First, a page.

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Need help picking HD monitor

Last response: in Computer Peripherals
December 21, 2010 9:30:14 AM

Hey guys, I just want to pick out an HD monitor for my new computer. I was thinking around 20-24 inches with HDMI port so it can act as a TV for my ps3 etc etc.

I also currently have a ATI HD5970 video card and it does support HD so any suggestions would be great.

I do not want to buy a low end monitor because i am willing to dish out quite a bit of cash but not over the top (400+)

As for 3D functions.. does my card even support that? and is 3D really neccessary?


P.S. I currently have a Samsung SyncMaster 2232GW and plan to dual screen with new monitor

More about : picking monitor

a c 193 C Monitor
December 21, 2010 9:51:57 PM

ATI HD 5xxx and 6xxx cards do technically support 3D, but there are no drivers for that feature. The 3D drivers will not be developed by AMD/ATI itself, instead they have decided to make it open source so that the development community can develop the drivers; kinda like Linux.

You have two options.

1. Go for a e-IPS monitor which generally offers better colors and viewing angles at the expense of slightly higher response times of 8m vs. 2ms/5ms, such as the Dell U2311w. Still usable for gaming and well suited for photo editing and movies due to better colors.

2. Go for a 120Hz monitor that is 3D capable. Based on what I've read gamers seem benefit even if they do not use the 3D feature. The 120Hz refresh times generally means games look a lot smoother than normal 60Hz monitors.

Here's an example of a 120Hz monitor. I don't really know what the top 3 120Hz monitors are though.
December 21, 2010 9:56:11 PM

I was looking at the Benq E2420HD. I can get it at $199, but its a TN instead of IPS.. so. I don't know what the difference is. Can someone clarify for me?

As for those options Jaquar, would those be a better value than the Benq?
a c 193 C Monitor
December 21, 2010 10:27:09 PM


TN film (Twisted Nematic + Film) panels where the first panels to be used and are still widely implemented in many TFT’s today, especially mid to low end screens. This is due to the low manufacturing costs of TN panels. Traditionally they were not always very good at displaying blacks, but modern TN Film panels are actually very good in this regard. In fact many can compete with even VA matrices. There is also a problem with pixels dying and becoming a bright colour rather than just completely going out (black). The main issue with TN Film panels is that they have restrictive viewing angles of up to a realistic range of about 140 horizontally. Vertical viewing angles are very poor generally and suffer from a characteristic blackening of the image as you look from below. TN film panel traditionally offer the fastest pixel response times, and with the implementation of RTC / overdrive technologies, the grey to grey transitions have become even faster. Today, TN Film panels are used in the majority of gamer-orientated screens and are often used to break into new screen sizes, offering a cost effective way to provide larger screens without increasing the price too much.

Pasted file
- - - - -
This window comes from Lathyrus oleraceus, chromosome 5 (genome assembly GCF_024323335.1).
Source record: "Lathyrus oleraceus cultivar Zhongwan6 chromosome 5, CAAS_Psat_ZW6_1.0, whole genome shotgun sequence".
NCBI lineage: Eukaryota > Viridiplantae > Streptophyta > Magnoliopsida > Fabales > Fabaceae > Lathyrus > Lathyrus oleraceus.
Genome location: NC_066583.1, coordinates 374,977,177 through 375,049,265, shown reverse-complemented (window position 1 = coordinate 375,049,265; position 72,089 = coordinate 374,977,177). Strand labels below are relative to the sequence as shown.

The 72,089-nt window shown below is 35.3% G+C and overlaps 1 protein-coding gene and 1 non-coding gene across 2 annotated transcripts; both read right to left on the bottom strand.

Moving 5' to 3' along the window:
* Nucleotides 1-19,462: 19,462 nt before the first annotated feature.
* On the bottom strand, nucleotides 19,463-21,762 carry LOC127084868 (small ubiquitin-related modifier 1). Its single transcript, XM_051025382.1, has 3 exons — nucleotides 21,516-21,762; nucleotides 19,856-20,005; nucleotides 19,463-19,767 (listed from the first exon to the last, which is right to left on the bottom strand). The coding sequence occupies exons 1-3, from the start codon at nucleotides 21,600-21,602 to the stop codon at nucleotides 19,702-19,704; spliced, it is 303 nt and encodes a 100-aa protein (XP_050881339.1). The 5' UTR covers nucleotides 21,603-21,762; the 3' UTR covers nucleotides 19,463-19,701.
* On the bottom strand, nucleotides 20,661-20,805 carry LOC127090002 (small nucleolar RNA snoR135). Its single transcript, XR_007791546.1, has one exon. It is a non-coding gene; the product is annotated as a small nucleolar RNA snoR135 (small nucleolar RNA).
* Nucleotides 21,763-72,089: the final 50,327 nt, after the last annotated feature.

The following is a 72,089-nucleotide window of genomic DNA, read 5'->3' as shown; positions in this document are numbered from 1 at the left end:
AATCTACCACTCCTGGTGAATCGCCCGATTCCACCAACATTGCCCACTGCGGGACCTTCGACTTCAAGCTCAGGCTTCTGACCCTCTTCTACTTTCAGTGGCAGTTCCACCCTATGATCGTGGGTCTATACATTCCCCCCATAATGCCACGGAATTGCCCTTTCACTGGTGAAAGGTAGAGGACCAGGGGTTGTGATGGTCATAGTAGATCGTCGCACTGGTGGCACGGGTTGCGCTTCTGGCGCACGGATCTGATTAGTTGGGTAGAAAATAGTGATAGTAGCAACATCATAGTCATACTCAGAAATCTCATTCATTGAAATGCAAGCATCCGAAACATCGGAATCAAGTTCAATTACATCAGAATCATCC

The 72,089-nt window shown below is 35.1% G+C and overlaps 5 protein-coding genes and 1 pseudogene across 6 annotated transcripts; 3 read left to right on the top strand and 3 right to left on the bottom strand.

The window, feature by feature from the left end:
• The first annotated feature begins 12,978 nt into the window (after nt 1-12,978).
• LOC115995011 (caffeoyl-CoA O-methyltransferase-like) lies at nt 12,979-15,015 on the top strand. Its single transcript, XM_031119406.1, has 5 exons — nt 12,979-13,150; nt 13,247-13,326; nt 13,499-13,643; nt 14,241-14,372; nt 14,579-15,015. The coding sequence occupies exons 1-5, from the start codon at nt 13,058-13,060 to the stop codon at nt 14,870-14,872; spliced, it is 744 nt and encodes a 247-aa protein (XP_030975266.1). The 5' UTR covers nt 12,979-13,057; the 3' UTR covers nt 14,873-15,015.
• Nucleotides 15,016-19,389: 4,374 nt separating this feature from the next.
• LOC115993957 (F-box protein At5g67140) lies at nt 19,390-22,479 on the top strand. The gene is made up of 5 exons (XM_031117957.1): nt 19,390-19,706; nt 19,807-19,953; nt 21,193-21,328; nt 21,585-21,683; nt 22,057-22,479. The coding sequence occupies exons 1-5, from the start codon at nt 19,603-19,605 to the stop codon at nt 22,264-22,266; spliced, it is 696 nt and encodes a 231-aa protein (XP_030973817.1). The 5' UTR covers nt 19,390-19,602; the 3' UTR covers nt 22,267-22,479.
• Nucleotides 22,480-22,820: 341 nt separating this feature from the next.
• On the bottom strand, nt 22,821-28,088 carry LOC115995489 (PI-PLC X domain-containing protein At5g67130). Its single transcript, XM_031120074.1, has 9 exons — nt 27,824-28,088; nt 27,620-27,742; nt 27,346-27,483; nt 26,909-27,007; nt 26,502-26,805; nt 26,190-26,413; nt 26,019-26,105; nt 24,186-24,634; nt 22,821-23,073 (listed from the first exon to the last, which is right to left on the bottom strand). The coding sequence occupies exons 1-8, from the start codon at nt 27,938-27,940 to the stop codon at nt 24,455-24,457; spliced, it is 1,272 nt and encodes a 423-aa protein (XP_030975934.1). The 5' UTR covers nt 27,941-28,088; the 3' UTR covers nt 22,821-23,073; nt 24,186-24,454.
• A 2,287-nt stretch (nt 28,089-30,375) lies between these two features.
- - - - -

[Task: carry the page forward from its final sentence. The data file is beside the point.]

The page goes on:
IPS (In Plane Switching) was introduced to try and improve on some of the drawbacks of TN Film. It was developed by Hitachi and was dubbed “super TFT”. They improved on viewing angles up to about 170H. This was done by controlling liquid crystal alignment slightly differently, but unfortunately, can affect response rate of the pixels. As such they are not as good for gaming as TN panels. IPS panels were later developed into Super-IPS (S-IPS) panels by their main manufaturer now, LG.Display (formerly LG.Philips). Production costs were lowered which has meant they have become more widely used. S-IPS offer perhaps the most accurate colour reproduction available in the TFT panel market, and the widest viewing angles as well. They are also free of the off-centre cotnrast shift which is evident on VA matrices, and as such are commonly the choice of graphics and colour professional displays. Response times were traditionally behind those of TN Film and VA panel variants, but modern IPS panels using response time compensation (RTC) including the new generation of Horizontal IPS (H-IPS), Enhanced S-IPS and Advanced Super IPS (AS-IPS) panels can offer responsiveness to rival both.

TN panels generally have 2ms/5ms response time, e-IPS panels are slower at 8ms so will generally see more ghosting effects.

All IPS panels will have better viewing angles than a TN panel.

Here's a video, the one on the left is TN, the right is IPS:

Here's another video; IPS on left, TN on right:

I'm not familiar with the BenQ monitor other than it uses a TN panel, but it is in your budget. If your primary concern is gaming and you don't mind spending the extra $$, then look into some 120Hz monitors. If you don't like what you saw in the above videos regarding the TN panel monitors, then consider the Dell U2311h which is a very good all purpose monitor; just keep in mind that you may see slightly more ghosting since your Samsung SyncMaster 2232GW is advertised as a 2ms response time monitor.